Methodists Defeat Gay-Related Membership Policy, Episcopalians Face Test

United Methodists have defeated amendments that would have made church membership open to all Christians regardless of sexual orientation and furthered the creation of a new, U.S.-only governing body, according to the denomination’s news service. Delegates at the United Methodist Church’s General Conference last year approved the sexual orientation amendment, as well as several others that would have changed how the international church is governed. But the amendments failed to gain support from two-thirds of the denomination’s annual conferences, as required by church law. The complicated amendments to church polity in the UMC, which counts 8 million members in the U.S. and about 3.5 million more in Asia, Africa and Europe, was seen by some as a way to make it easier for Americans to pass pro-gay resolutions.

An openly gay priest and an openly lesbian priest are among six nominees for assistant bishop positions in the Episcopal Church’s Diocese of Los Angeles. The vote will be a test of new church legislation passed at July’s general convention in Anaheim that repeals a de facto ban on consecrating openly gay bishops. In 2003, the election of openly gay bishop Rev. V. Gene Robinson prompted four dioceses and numerous parishes to leave the denomination, which claims 2.1 million members in the U.S.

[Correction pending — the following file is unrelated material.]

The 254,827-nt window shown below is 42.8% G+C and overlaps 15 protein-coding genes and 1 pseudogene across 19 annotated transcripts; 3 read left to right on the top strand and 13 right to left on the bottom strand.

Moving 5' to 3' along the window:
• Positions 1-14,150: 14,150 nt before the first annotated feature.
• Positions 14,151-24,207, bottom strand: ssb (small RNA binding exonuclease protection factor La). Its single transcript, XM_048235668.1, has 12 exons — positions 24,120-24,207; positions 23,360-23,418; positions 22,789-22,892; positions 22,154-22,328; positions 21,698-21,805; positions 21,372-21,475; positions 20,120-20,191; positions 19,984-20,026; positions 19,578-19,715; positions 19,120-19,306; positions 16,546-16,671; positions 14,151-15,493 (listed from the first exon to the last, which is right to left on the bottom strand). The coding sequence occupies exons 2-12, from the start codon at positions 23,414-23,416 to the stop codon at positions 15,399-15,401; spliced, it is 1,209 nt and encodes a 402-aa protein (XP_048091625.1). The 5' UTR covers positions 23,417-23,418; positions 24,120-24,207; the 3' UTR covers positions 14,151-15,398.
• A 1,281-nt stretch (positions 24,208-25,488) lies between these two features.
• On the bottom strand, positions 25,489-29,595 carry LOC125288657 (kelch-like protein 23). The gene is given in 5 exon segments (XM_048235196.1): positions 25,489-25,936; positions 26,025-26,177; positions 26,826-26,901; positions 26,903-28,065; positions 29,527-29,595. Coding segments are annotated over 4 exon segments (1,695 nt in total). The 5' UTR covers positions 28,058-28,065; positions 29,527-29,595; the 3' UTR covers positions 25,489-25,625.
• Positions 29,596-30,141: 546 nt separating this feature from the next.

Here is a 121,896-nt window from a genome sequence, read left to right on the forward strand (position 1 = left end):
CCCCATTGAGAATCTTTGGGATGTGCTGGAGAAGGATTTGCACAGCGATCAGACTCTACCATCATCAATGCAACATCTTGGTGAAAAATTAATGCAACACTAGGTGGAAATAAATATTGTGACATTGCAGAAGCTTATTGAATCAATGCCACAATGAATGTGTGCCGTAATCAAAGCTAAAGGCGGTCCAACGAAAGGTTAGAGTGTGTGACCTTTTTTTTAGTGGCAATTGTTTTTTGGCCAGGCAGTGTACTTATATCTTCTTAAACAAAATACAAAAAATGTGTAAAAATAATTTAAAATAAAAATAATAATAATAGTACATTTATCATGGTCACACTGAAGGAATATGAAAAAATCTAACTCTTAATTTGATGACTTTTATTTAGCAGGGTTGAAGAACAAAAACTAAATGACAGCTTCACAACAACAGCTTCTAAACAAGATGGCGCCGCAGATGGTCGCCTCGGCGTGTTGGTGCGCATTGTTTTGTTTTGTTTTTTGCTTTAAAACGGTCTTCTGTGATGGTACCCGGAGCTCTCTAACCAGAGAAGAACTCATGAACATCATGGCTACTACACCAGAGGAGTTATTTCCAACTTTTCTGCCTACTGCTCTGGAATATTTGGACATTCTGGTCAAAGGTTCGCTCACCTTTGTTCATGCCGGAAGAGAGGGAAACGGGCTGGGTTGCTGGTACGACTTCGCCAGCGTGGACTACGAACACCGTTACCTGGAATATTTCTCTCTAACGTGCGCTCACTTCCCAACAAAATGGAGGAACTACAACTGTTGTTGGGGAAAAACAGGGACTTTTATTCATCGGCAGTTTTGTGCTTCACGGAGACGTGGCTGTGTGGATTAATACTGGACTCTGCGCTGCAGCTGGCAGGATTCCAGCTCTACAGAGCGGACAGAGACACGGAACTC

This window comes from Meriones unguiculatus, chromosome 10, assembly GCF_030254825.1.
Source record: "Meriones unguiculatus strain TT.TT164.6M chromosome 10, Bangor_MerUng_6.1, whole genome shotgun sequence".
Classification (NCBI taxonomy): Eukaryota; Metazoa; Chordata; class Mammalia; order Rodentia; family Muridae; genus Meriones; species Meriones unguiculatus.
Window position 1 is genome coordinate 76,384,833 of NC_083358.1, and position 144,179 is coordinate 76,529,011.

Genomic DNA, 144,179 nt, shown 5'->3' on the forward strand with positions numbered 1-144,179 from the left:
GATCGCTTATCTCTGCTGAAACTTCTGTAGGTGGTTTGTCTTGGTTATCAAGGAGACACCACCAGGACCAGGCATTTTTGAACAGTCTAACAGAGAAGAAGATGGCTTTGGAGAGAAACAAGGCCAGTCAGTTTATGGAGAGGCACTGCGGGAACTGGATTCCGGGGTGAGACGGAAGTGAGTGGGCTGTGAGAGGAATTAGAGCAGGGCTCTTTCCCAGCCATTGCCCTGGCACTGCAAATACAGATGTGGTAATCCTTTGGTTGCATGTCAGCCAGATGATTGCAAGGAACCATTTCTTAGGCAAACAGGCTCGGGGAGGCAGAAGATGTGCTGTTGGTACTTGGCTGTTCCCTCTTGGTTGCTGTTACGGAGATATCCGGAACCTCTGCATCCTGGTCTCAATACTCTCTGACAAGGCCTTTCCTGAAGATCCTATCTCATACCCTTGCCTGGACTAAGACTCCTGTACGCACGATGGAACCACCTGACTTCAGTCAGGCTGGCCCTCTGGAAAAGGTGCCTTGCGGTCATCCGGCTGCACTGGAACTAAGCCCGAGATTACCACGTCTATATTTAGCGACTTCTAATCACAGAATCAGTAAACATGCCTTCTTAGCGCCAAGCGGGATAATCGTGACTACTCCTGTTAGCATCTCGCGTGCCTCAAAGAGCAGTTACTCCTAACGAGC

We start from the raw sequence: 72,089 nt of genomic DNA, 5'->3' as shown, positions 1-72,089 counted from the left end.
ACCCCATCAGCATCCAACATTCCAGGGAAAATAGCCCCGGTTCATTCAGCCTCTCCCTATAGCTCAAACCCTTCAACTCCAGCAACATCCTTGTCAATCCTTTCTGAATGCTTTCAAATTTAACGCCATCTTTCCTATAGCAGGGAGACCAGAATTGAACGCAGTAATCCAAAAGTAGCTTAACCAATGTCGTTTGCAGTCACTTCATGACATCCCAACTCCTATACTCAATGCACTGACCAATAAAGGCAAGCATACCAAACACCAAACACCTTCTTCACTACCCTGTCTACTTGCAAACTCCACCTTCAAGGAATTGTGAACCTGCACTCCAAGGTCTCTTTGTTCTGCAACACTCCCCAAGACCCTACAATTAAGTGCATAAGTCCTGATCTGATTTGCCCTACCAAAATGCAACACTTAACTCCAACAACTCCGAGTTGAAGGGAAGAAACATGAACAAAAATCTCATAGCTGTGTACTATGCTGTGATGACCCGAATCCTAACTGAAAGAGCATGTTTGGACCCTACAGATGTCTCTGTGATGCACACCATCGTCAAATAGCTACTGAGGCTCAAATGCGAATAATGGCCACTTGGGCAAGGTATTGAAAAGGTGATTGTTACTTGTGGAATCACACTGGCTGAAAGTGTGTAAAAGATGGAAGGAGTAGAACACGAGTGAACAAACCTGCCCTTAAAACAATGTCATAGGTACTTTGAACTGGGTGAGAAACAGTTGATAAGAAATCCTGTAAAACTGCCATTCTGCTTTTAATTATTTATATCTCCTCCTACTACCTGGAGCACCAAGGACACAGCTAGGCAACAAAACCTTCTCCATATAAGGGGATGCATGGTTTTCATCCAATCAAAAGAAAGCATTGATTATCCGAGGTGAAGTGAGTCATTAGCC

Airports Removing Christian Symbols from Chapels

While U.S. airports often have chapels, many of them no longer display crosses or other symbols that would make them specific to a particular faith. The chapel at Hartsfield-Jackson Atlanta International Airport features a silhouette of a person kneeling and a generic stained-glass window. It also has a library stocking everything from Gideon Bibles to Jewish mystical texts, and a large floor mat provides a cushiony spot to kneel for prayer. A large compass on the chapel floor helps guide Muslims who pray toward Mecca.

  • While America is still a Christian country, contrary to what President Obama thinks, our government is slowly but surely marginalizing and eliminating our Christian foundations in an effort to establish tolerance and inclusiveness as the foundation for secular humanism, the religion of the New World (Dis)Order.

Unabated Use of Groundwater Threatens Arizona’s Future